Heart disease is the #1 reason for deaths in the United States. According to the Center for Disease Control and Prevention, 611,105 people died of heart disease in 2013. This is huge but this is just the national average. If you look at individual states, you will get a different picture about what’s responsible for people’s demise. But before we continue, understand that this is not a list of the most common causes of death in each state. For example, although Nevada is listed beneath the ominous sounding “legal intervention”, it does not mean that most people in Nevada are killed by police officers. It only means that Nevada is above the national average. In other words, it stands out. Since there are only 23 notable distinctions, for numbers 1 and 2 we revert to the national averages on which this list is based. These are the 25 most distinctive causes of death in each American state.
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Tuberculosis is an infectious disease that mainly affects the lungs. Although it used to be rare in developed countries it has been on the rise again in recent years.
State(s): Washington, Missouri
Meningococci are bacteria that can cause serious infections, the most common being meningitis.
State(s): New Jersey
Septicemia is bacteria in the blood that often occurs with severe infections.
Syphilis is a sexually transmitted disease caused by bacteria that can affect both men and women.
State(s): Florida, Washington D.C.
HIV stands for human immunodeficiency virus. It kills or damages the cells of the immune system. AIDS is the most advanced stage.
Unspecified malignant neoplasms of lymphoid, hematopoietic, and related tissue
Basically this refers to tumors that grow in your bone marrow, white blood cells, and lymphatic system.
State(s): North Carolina, Vermont, New Hampshire, Hawaii
This relates to any diseases caused by a lack of essential nutrients in the diet (iron deficiency anaemia for example).
Other Acute Ischemic Heart Diseases
State(s): South Carolina, Oklahoma, Virginia
This refers to heart diseases such as cardiomyopathy and rheumatic heart disease.
Atherosclerotic cardiovascular disease
State(s): Michigan, Delaware
Also known as coronary heart disease, this is actually the leading cause of death worldwide.
Atherosclerosis is when an artery wall thickens as a result of the accumulation of white blood cells.
State(s): North Dakota, South Dakota, Wyoming, Maine
Commonly known as the flu, influenza is an infectious disease that can be deadly in high risk populations.
Other acute lower respiratory infections
State(s): Kansas, Nebraska, Iowa, Minnesota, Wisconsin, Ohio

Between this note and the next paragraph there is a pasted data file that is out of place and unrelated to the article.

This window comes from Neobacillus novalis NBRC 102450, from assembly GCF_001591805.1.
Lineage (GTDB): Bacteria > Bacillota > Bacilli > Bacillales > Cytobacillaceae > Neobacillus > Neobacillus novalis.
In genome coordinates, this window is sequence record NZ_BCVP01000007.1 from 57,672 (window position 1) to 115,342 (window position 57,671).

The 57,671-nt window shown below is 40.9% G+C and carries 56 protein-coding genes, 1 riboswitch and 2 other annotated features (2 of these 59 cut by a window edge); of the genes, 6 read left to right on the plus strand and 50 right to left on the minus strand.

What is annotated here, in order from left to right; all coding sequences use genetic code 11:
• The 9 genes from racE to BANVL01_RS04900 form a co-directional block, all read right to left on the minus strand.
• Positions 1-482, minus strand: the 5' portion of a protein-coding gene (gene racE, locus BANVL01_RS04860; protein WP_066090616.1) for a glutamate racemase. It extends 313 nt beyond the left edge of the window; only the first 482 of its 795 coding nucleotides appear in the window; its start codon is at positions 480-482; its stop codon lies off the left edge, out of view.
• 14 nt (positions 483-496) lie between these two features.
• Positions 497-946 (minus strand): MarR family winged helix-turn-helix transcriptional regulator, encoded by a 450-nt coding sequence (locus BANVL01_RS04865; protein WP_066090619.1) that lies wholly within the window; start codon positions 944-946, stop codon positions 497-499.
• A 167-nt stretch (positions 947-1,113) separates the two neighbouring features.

While acute lower respiratory infection typically refers to pneumonia, the “other” here points to things like lung abscesses or acute bronchitis.
Pneumoconioses and chemical effects
State(s): West Virginia, Pennsylvania, Kentucky
Pneumoconioses is an occupational lung disease caused by the inhalation of dust, quite often in mines.
Acute and rapidly progressive nephritic and nephrotic syndrome
Essentially this is a collection of disorders affecting the kidneys.
Other disorders of the kidney
Basically this will refer to disorders affecting the kidneys other than the two we just mentioned.
Hyperplasia of prostate
This refers to the enlargement of the prostate gland in men.
Inflammatory diseases of female pelvic organs
State(s): New York, Connecticut
Commonly called PID (pelvic inflammatory disease), this is one of the most serious complications of a sexually transmitted disease in women.
Symptoms, signs, and abnormal clinical and laboratory findings, not elsewhere classified
This is the ultimate clinical catch all. Basically any medical issue that isn’t already on this list.
State(s): Alaska, Idaho
This can mean anything from boating and airplane accidents to car crashes.
Accidental discharge of firearms
State(s): Alabama, Tennessee
This does not include homicide and suicide.
State(s): Oregon, Nevada
Legal intervention refers to law enforcement related deaths.
Discharge of firearms, undetermined intent
State(s): New Mexico
This can potentially encompass accidental discharge, homicide, and suicide.
Other and unspecified events of undetermined intent
State(s): Maryland, Indiana, Utah, Rhode Island, Massachusetts
Here is another catch all for both traumatic and medical injuries.
At this point we’ve covered all 50 states. Each state is above the national average in some area but what is the leading average cause of death in the US? Since we’re on number 2, that’s what we went with. Cancer is the second leading cause of death claiming 584,881 lives every year.
As we mentioned earlier, heart disease is the leading cause of death worldwide and the United States is no different. It kills 611,105 people every year.